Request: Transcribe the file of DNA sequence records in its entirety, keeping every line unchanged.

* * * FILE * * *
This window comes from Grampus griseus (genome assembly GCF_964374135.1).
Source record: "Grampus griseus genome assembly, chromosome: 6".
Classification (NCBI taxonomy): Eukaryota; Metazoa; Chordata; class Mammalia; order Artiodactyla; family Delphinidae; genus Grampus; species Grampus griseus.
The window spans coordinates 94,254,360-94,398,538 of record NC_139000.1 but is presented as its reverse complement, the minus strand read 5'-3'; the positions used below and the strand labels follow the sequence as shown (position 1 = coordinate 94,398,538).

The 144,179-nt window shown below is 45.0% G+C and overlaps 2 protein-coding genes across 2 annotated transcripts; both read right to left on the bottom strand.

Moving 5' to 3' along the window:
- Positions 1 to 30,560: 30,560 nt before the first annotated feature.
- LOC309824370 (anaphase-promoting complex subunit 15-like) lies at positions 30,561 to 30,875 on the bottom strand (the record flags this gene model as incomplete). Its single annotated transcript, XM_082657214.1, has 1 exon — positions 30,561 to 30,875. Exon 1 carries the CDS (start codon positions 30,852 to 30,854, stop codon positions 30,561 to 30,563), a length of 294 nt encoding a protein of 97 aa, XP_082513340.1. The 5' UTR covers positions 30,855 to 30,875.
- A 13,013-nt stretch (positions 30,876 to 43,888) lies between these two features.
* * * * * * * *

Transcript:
This window comes from Grampus griseus (genome assembly GCF_964374135.1).
Source record: "Grampus griseus genome assembly, chromosome: 6".
Classification (NCBI taxonomy): Eukaryota; Metazoa; Chordata; class Mammalia; order Artiodactyla; family Delphinidae; genus Grampus; species Grampus griseus.
The window spans coordinates 94,254,360-94,398,538 of record NC_139000.1 but is presented as its reverse complement, the minus strand read 5'-3'; the positions used below and the strand labels follow the sequence as shown (position 1 = coordinate 94,398,538).

The 144,179-nt window shown below is 45.0% G+C and overlaps 2 protein-coding genes across 2 annotated transcripts; both read right to left on the bottom strand.

Moving 5' to 3' along the window:
- Positions 1 to 30,560: 30,560 nt before the first annotated feature.
- LOC309824370 (anaphase-promoting complex subunit 15-like) lies at positions 30,561 to 30,875 on the bottom strand (the record flags this gene model as incomplete). Its single annotated transcript, XM_082657214.1, has 1 exon — positions 30,561 to 30,875. Exon 1 carries the CDS (start codon positions 30,852 to 30,854, stop codon positions 30,561 to 30,563), a length of 294 nt encoding a protein of 97 aa, XP_082513340.1. The 5' UTR covers positions 30,855 to 30,875.
- A 13,013-nt stretch (positions 30,876 to 43,888) lies between these two features.